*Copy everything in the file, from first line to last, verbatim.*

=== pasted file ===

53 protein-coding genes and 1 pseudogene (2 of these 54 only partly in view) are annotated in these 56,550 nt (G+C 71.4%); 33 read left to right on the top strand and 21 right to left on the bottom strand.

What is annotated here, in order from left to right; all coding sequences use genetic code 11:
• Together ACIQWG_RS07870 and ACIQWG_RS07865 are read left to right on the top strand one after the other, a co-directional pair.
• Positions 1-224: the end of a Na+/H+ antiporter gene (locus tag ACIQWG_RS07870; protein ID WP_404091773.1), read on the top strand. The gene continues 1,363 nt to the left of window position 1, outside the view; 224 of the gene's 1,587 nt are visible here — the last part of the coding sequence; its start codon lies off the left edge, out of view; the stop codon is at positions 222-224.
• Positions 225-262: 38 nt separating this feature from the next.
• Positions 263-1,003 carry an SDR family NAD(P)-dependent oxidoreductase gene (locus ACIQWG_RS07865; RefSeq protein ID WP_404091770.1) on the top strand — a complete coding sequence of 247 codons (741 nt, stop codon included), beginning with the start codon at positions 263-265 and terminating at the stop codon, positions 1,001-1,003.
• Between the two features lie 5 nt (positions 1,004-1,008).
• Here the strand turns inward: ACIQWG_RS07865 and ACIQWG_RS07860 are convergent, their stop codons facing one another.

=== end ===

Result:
53 protein-coding genes and 1 pseudogene (2 of these 54 only partly in view) are annotated in these 56,550 nt (G+C 71.4%); 33 read left to right on the top strand and 21 right to left on the bottom strand.

What is annotated here, in order from left to right; all coding sequences use genetic code 11:
• Together ACIQWG_RS07870 and ACIQWG_RS07865 are read left to right on the top strand one after the other, a co-directional pair.
• Positions 1-224: the end of a Na+/H+ antiporter gene (locus tag ACIQWG_RS07870; protein ID WP_404091773.1), read on the top strand. The gene continues 1,363 nt to the left of window position 1, outside the view; 224 of the gene's 1,587 nt are visible here — the last part of the coding sequence; its start codon lies off the left edge, out of view; the stop codon is at positions 222-224.
• Positions 225-262: 38 nt separating this feature from the next.
• Positions 263-1,003 carry an SDR family NAD(P)-dependent oxidoreductase gene (locus ACIQWG_RS07865; RefSeq protein ID WP_404091770.1) on the top strand — a complete coding sequence of 247 codons (741 nt, stop codon included), beginning with the start codon at positions 263-265 and terminating at the stop codon, positions 1,001-1,003.
• Between the two features lie 5 nt (positions 1,004-1,008).
• Here the strand turns inward: ACIQWG_RS07865 and ACIQWG_RS07860 are convergent, their stop codons facing one another.